Anger Management and how it relates to use of force and self-defense
Law Enforcement personnel such as police officers, probation officers and national gaurds are often placed in dangerous and stressful situtations in which use of force is needed. The way in which law enforcement personnel manages anger is often a matter of life and death.Non -Peace officers such as sercuity gaurds, body gaurds, boxers and the average citizen who may be involved in a physical altercation or self defense also benefit from evolved anger management skills.Those who teach use of force techniques speak of a gradual level of force that can be applied in an effort to de-esculate or subdue a subject. The earlier levels of use of force incorporate many skills often taught in an anger management class.
Personnel Presence: The presence of a person can prevent and deter from an assault from happening to another patron by the person running, standing, walking towards an attacker . By using simple body language and gestures that are non-threatening you deal with the situation.
Anger management classes teach participant to be aware of there body language. Heavy breathing, a flushed face, and clinched fists are pronounced physical signals of anger.
Communication: Used with presence, the use of the voice can usually achieve the desired results. Words can be whispered, used normally, or shouted to be effective. The content of the message is as important as your demeanor. Itâ€™s always best to start out calm but firm and non-threatening. Choice of words and intensity can be increased as necessary or used in short commands in serious situations. The right combination of words in combination with presence can de-escalate a tense situation and prevent the need for a physical altercation.
When angry we can exhibt a number of communication styles: Passive Communication, Aggressive Communication and Passive aggressive communication are not helpful when dealing with conflict. Anger Management courses encourage clients to participate in assertive communication.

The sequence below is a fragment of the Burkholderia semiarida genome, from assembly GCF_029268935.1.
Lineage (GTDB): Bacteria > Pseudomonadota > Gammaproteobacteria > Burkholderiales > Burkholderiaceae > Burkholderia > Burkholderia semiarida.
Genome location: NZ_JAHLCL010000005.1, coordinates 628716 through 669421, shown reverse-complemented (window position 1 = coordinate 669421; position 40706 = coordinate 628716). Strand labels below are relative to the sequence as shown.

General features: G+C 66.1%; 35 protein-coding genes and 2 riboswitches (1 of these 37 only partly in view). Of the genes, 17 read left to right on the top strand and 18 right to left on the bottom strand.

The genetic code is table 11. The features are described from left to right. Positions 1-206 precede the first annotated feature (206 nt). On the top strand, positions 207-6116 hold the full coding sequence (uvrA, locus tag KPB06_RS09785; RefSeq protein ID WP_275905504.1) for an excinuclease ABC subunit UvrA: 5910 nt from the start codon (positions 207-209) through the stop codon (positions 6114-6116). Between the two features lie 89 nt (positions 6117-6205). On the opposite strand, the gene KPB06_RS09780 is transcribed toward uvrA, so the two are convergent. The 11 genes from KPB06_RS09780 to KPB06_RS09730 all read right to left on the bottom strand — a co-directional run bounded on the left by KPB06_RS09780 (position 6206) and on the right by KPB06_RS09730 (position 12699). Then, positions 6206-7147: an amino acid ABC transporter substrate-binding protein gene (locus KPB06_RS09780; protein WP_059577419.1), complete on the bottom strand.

Participants in an anger management course are encouraged to defend themselves. Their are occassions when physical aggression is manadated. When your saftey or the saftey of a loved one is jeapordized physical force may be neccessary.
Norm Bettencourt a tactical self defense expert describes three physical levels of self defense:
Control Holds & Tactics: Certain situations may arise where words alone does not reduce the aggression. At this level, minimal force would involve the use of bare hands to guide, hold, and restrain a patron. This does not include offensive moves such as punching, tackling, and choking. Pain compliance holds could apply here, but only after ordinary holds fail to control an aggressive patron
Chemical Agents: Sometimes when the suspect is violent or threatening, more extreme, but non-deadly measures must be used in defense to bring the suspect under control or affect an arrest. Before moving to level four, it is assumed that other less physical measures had been tried or was deemed inappropriate. When used by surprise, pepper spray and tear gas is an excellent distraction, allowing the security officer time to get away, call the police, or subdue the suspect.
Temporary Incapacitation: To use force under level five means that the situation was so extreme, violent, and immediate that it was necessary to temporarily incapacitate a suspect prior to arrival of the police. This includes the use of all methods of non-deadly force beginning with the empty hand up through and including impact tools. At level five, properly used defensive and offensive moves are allowed under the right circumstances. Choke holds and carotid neck holds can be used, but at great risk. Although still taught at many police academies, neck compressions are very risky and used only in extreme situations.
Deadly Force: When you are in immediate fear of death or great bodily injury at the hands of a perpetrator you are authorized to use deadly force in most cases. Check your state & provincial laws to be sure. Deadly force can be applied by your hands, impact tools, or with a firearm. There are no rules, other than negligence, for applying deadly force when itâ€™s justified. However, deadly force is the highest standard and must be justified.
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